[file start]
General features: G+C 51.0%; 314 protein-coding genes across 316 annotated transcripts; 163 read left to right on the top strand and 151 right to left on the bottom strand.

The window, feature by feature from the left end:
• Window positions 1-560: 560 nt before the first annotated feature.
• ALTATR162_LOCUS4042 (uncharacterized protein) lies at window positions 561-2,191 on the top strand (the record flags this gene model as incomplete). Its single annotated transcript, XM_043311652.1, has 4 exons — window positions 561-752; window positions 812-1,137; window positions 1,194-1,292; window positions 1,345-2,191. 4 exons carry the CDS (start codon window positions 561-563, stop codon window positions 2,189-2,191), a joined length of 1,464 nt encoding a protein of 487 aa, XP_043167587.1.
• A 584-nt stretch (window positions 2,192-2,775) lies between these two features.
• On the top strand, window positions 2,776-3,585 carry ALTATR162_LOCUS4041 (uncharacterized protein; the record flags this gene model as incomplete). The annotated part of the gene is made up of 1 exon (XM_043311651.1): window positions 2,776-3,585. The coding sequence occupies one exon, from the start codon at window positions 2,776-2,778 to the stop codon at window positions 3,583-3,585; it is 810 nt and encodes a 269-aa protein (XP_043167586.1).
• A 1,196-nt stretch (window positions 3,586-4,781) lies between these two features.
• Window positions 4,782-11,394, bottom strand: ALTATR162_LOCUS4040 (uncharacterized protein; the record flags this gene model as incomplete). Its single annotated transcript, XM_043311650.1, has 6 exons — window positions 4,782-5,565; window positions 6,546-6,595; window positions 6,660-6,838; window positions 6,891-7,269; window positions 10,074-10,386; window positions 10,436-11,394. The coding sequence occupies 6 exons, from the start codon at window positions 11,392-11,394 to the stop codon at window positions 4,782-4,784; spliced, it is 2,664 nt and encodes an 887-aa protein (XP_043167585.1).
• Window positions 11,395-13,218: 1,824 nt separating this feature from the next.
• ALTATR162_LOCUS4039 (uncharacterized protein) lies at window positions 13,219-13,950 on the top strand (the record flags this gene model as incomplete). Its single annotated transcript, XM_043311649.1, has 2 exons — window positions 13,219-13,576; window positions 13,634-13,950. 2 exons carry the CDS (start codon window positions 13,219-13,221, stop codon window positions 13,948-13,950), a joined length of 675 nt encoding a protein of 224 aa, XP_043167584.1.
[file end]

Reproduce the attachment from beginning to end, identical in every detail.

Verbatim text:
General features: G+C 51.0%; 314 protein-coding genes across 316 annotated transcripts; 163 read left to right on the top strand and 151 right to left on the bottom strand.

The window, feature by feature from the left end:
• Window positions 1-560: 560 nt before the first annotated feature.
• ALTATR162_LOCUS4042 (uncharacterized protein) lies at window positions 561-2,191 on the top strand (the record flags this gene model as incomplete). Its single annotated transcript, XM_043311652.1, has 4 exons — window positions 561-752; window positions 812-1,137; window positions 1,194-1,292; window positions 1,345-2,191. 4 exons carry the CDS (start codon window positions 561-563, stop codon window positions 2,189-2,191), a joined length of 1,464 nt encoding a protein of 487 aa, XP_043167587.1.
• A 584-nt stretch (window positions 2,192-2,775) lies between these two features.
• On the top strand, window positions 2,776-3,585 carry ALTATR162_LOCUS4041 (uncharacterized protein; the record flags this gene model as incomplete). The annotated part of the gene is made up of 1 exon (XM_043311651.1): window positions 2,776-3,585. The coding sequence occupies one exon, from the start codon at window positions 2,776-2,778 to the stop codon at window positions 3,583-3,585; it is 810 nt and encodes a 269-aa protein (XP_043167586.1).
• A 1,196-nt stretch (window positions 3,586-4,781) lies between these two features.
• Window positions 4,782-11,394, bottom strand: ALTATR162_LOCUS4040 (uncharacterized protein; the record flags this gene model as incomplete). Its single annotated transcript, XM_043311650.1, has 6 exons — window positions 4,782-5,565; window positions 6,546-6,595; window positions 6,660-6,838; window positions 6,891-7,269; window positions 10,074-10,386; window positions 10,436-11,394. The coding sequence occupies 6 exons, from the start codon at window positions 11,392-11,394 to the stop codon at window positions 4,782-4,784; spliced, it is 2,664 nt and encodes an 887-aa protein (XP_043167585.1).
• Window positions 11,395-13,218: 1,824 nt separating this feature from the next.
• ALTATR162_LOCUS4039 (uncharacterized protein) lies at window positions 13,219-13,950 on the top strand (the record flags this gene model as incomplete). Its single annotated transcript, XM_043311649.1, has 2 exons — window positions 13,219-13,576; window positions 13,634-13,950. 2 exons carry the CDS (start codon window positions 13,219-13,221, stop codon window positions 13,948-13,950), a joined length of 675 nt encoding a protein of 224 aa, XP_043167584.1.